Saturday, February 10, 2024

SUITE MAJICA - Andrew Blanch, guitar, and Emily Granger, Harp.


Emily Granger and Andrew Blanch performing "Suite Majica" at Wesley Music Centre, Canberra.

Wesley Music Centre, Canberra, February 8th 2024.

Reviewed by BILL STEPHENS.

Given how beautifully harp and guitar blend together, it is surprising that there are not more compositions written for this combination. Andrew Blanch and Emily Granger solved this problem by commissioning well-known Australian composers and musicians to write or arrange pieces especially for this combination. They’ve then preserved the resulting compositions on a beguiling debut CD entitled Suite Magica .  This concert was part of a whirlwind eight-city tour to promote the CD. It also served to introduce the duo to a wider audience.

Guitarist Andrew Blanch already has a growing profile as a concerto soloist having performed and recorded with orchestras through Australia, Spain and most recently Brazil where he recorded a new guitar concerto by Chilean-Australian composer Daniel Rojas.

Principal Harp with the Queensland Symphony Orchestra, US-born, Australian based harpist Emily Granger effortlessly straddles the worlds of classical, popular and art music, including appearances with Yo-Yo Ma, Sarah Blasko and Renee Fleming, recitals in Carnegie Hall and the Kennedy Center,  and performances with the Chicago, Sydney and Tasmanian Symphony Orchestras.

This experience was evidenced in their casually dressed, relaxed and confident demeanor as they took the stage at the Wesley Music Centre  to introduce themselves and their program.

Their recital, which lasted just on an hour without interval, commenced approprietly with the composition which also provided the title for their album, Suite Majica.

Suite Majica was composed by Argentinian classical guitarist and composer, Maximo Diego Pujol especially for guitar and harp. It consists of four beguiling short pieces which cleverly exploit the dynamics of the individual instruments while showcasing how beautifully they blend.  

The confidence and virtuosity of the two musicians belied the complexity of each piece allowing the audience to delight in the resonance and beauty of this particular combination of instruments.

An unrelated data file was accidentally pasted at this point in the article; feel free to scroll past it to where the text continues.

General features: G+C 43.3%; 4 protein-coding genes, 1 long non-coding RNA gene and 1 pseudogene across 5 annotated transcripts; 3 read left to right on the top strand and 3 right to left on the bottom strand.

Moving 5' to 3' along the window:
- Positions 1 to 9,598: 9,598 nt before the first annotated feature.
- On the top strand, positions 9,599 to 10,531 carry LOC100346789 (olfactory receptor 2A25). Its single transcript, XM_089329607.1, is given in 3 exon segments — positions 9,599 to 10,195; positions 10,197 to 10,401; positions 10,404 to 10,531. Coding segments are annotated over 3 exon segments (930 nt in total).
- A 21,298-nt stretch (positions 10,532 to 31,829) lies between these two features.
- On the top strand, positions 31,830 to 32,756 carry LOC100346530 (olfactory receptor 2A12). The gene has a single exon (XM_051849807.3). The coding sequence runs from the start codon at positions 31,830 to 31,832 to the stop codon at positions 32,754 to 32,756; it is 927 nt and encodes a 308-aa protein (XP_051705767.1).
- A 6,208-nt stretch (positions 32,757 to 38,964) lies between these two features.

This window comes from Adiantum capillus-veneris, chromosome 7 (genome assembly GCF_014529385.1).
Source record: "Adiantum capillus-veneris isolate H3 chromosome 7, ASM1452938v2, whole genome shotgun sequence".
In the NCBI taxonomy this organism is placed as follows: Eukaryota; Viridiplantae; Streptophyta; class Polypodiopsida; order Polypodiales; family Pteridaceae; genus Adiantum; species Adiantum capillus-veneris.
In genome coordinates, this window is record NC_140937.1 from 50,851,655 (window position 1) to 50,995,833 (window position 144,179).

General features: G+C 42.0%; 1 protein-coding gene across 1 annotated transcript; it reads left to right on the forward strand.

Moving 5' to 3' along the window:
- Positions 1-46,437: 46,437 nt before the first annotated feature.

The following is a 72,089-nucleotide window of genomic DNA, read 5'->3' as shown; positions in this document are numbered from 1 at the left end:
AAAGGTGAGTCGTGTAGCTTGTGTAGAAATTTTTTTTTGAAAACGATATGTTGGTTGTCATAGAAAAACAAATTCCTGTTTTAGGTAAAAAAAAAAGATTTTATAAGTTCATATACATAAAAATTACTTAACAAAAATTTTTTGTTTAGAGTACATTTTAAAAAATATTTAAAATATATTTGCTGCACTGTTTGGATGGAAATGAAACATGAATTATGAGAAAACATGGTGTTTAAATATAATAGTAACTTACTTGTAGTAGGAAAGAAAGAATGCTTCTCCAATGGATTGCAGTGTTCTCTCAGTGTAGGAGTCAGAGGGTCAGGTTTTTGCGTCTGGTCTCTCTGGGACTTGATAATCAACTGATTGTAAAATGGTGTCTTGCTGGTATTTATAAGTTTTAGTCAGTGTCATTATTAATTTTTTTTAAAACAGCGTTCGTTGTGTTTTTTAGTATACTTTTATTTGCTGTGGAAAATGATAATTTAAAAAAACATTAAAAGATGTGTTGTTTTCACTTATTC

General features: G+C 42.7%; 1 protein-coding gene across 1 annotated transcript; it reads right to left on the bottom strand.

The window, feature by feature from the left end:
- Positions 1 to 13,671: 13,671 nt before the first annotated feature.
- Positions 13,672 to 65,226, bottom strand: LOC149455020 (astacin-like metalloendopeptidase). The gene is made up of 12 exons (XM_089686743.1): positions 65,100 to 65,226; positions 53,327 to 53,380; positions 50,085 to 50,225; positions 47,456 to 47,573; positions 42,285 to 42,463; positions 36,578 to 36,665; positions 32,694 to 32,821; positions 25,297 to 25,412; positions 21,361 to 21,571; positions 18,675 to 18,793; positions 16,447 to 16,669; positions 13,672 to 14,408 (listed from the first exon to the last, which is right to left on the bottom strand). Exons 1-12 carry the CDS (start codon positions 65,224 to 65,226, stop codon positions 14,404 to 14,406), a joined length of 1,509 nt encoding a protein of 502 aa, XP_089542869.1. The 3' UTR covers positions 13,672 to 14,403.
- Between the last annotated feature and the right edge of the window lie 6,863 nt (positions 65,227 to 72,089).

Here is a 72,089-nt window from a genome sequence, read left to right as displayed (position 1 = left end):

The first of several special commissions by the duo followed. A pretty, inventive ear-worm composition from Elena Kats-Chernin, entitled  Fleeting Encounters demonstrated exactly why this composer is so popular among instrumentalists seeking engaging repertoire.

Similarly Sally Whitwell, with her suite, Tiny Dances, displayed her inventiveness with six short miniatures, the first and last of which involved the use of a ticking metronome.

A lovely arrangement by Australian guitarist/composer Richard Charlton of Maurice Ravel’s Pavane pour une infant defunct, was followed Forest Stories,  a dreamy composition by Sydney-based composer, Tristen Coelho, which cleverly conjured up impressions of a walk through a forest.

Blanch and Granger ended their alluring program with a dazzling display of virtuosity with a composition by Brazilian guitarist, Marco Pereira, Fantasia Concertante which left their audience demanding an encore.

Of course they obliged, offering their own arrangement of Ross Edward’s lovely lullaby, Emily’s Song following which the blissed out audience hurried into the foyer to secure their own autographed copy of a CD destined to become a personal favourite.

Emily Granger and Andrew Blanch concluding their performance of "Suite Majica"
in the Wesley Music Centre in Canberra

Images by Peter Hislop

This review also published in AUSTRALIAN ARTS REVIEW.